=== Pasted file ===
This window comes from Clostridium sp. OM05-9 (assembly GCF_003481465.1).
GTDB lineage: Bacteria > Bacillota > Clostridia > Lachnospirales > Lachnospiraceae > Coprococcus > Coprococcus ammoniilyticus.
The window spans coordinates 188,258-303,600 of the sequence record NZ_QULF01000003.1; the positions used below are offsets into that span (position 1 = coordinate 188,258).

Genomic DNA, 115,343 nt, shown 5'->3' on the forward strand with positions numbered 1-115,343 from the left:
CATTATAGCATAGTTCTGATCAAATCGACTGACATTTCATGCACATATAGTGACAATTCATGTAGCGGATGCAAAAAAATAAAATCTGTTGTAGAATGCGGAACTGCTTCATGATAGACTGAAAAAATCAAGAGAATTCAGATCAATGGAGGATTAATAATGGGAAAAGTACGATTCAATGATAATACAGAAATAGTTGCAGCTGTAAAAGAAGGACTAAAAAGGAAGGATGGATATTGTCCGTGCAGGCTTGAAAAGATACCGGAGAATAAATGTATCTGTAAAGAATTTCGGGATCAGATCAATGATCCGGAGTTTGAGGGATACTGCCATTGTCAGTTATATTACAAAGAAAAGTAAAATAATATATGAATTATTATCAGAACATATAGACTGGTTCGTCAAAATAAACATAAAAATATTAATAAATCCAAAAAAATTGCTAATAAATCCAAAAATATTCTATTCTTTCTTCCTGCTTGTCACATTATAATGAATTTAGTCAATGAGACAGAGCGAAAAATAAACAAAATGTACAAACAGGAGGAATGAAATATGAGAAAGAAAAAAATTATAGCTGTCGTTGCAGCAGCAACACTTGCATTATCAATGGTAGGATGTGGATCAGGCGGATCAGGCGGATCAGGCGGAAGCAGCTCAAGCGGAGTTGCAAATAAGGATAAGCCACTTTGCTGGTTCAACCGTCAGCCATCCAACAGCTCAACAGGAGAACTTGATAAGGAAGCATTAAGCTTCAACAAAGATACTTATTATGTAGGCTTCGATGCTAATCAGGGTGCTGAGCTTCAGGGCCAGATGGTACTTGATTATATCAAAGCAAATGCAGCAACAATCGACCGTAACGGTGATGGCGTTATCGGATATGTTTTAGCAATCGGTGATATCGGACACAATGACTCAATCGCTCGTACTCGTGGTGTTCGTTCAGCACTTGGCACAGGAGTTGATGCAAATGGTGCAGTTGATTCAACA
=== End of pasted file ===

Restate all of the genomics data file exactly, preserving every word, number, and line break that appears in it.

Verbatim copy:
This window comes from Clostridium sp. OM05-9 (assembly GCF_003481465.1).
GTDB lineage: Bacteria > Bacillota > Clostridia > Lachnospirales > Lachnospiraceae > Coprococcus > Coprococcus ammoniilyticus.
The window spans coordinates 188,258-303,600 of the sequence record NZ_QULF01000003.1; the positions used below are offsets into that span (position 1 = coordinate 188,258).

Genomic DNA, 115,343 nt, shown 5'->3' on the forward strand with positions numbered 1-115,343 from the left:
CATTATAGCATAGTTCTGATCAAATCGACTGACATTTCATGCACATATAGTGACAATTCATGTAGCGGATGCAAAAAAATAAAATCTGTTGTAGAATGCGGAACTGCTTCATGATAGACTGAAAAAATCAAGAGAATTCAGATCAATGGAGGATTAATAATGGGAAAAGTACGATTCAATGATAATACAGAAATAGTTGCAGCTGTAAAAGAAGGACTAAAAAGGAAGGATGGATATTGTCCGTGCAGGCTTGAAAAGATACCGGAGAATAAATGTATCTGTAAAGAATTTCGGGATCAGATCAATGATCCGGAGTTTGAGGGATACTGCCATTGTCAGTTATATTACAAAGAAAAGTAAAATAATATATGAATTATTATCAGAACATATAGACTGGTTCGTCAAAATAAACATAAAAATATTAATAAATCCAAAAAAATTGCTAATAAATCCAAAAATATTCTATTCTTTCTTCCTGCTTGTCACATTATAATGAATTTAGTCAATGAGACAGAGCGAAAAATAAACAAAATGTACAAACAGGAGGAATGAAATATGAGAAAGAAAAAAATTATAGCTGTCGTTGCAGCAGCAACACTTGCATTATCAATGGTAGGATGTGGATCAGGCGGATCAGGCGGATCAGGCGGAAGCAGCTCAAGCGGAGTTGCAAATAAGGATAAGCCACTTTGCTGGTTCAACCGTCAGCCATCCAACAGCTCAACAGGAGAACTTGATAAGGAAGCATTAAGCTTCAACAAAGATACTTATTATGTAGGCTTCGATGCTAATCAGGGTGCTGAGCTTCAGGGCCAGATGGTACTTGATTATATCAAAGCAAATGCAGCAACAATCGACCGTAACGGTGATGGCGTTATCGGATATGTTTTAGCAATCGGTGATATCGGACACAATGACTCAATCGCTCGTACTCGTGGTGTTCGTTCAGCACTTGGCACAGGAGTTGATGCAAATGGTGCAGTTGATTCAACA